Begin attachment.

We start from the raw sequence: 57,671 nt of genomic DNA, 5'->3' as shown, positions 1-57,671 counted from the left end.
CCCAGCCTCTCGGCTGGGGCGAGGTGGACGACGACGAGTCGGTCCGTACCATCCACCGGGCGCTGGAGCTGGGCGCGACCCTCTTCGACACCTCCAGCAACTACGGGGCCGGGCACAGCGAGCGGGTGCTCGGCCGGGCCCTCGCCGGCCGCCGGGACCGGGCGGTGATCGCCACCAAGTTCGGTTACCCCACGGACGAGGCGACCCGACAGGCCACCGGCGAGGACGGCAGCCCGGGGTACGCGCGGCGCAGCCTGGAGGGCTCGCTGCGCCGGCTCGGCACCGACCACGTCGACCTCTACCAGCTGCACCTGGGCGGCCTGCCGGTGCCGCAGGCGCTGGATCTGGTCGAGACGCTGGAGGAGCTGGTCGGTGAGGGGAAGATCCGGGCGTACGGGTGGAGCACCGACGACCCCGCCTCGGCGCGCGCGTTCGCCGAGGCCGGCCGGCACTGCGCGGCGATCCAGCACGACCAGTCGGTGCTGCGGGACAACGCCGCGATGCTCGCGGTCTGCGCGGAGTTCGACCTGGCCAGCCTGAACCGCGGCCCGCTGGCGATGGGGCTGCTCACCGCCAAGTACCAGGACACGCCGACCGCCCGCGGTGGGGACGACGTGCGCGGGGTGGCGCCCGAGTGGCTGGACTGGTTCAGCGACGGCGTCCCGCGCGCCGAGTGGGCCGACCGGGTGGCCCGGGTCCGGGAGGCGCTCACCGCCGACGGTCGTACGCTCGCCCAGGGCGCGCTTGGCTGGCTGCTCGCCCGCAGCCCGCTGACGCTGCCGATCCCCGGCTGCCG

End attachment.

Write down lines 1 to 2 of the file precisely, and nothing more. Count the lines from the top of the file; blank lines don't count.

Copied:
We start from the raw sequence: 57,671 nt of genomic DNA, 5'->3' as shown, positions 1-57,671 counted from the left end.
CCCAGCCTCTCGGCTGGGGCGAGGTGGACGACGACGAGTCGGTCCGTACCATCCACCGGGCGCTGGAGCTGGGCGCGACCCTCTTCGACACCTCCAGCAACTACGGGGCCGGGCACAGCGAGCGGGTGCTCGGCCGGGCCCTCGCCGGCCGCCGGGACCGGGCGGTGATCGCCACCAAGTTCGGTTACCCCACGGACGAGGCGACCCGACAGGCCACCGGCGAGGACGGCAGCCCGGGGTACGCGCGGCGCAGCCTGGAGGGCTCGCTGCGCCGGCTCGGCACCGACCACGTCGACCTCTACCAGCTGCACCTGGGCGGCCTGCCGGTGCCGCAGGCGCTGGATCTGGTCGAGACGCTGGAGGAGCTGGTCGGTGAGGGGAAGATCCGGGCGTACGGGTGGAGCACCGACGACCCCGCCTCGGCGCGCGCGTTCGCCGAGGCCGGCCGGCACTGCGCGGCGATCCAGCACGACCAGTCGGTGCTGCGGGACAACGCCGCGATGCTCGCGGTCTGCGCGGAGTTCGACCTGGCCAGCCTGAACCGCGGCCCGCTGGCGATGGGGCTGCTCACCGCCAAGTACCAGGACACGCCGACCGCCCGCGGTGGGGACGACGTGCGCGGGGTGGCGCCCGAGTGGCTGGACTGGTTCAGCGACGGCGTCCCGCGCGCCGAGTGGGCCGACCGGGTGGCCCGGGTCCGGGAGGCGCTCACCGCCGACGGTCGTACGCTCGCCCAGGGCGCGCTTGGCTGGCTGCTCGCCCGCAGCCCGCTGACGCTGCCGATCCCCGGCTGCCG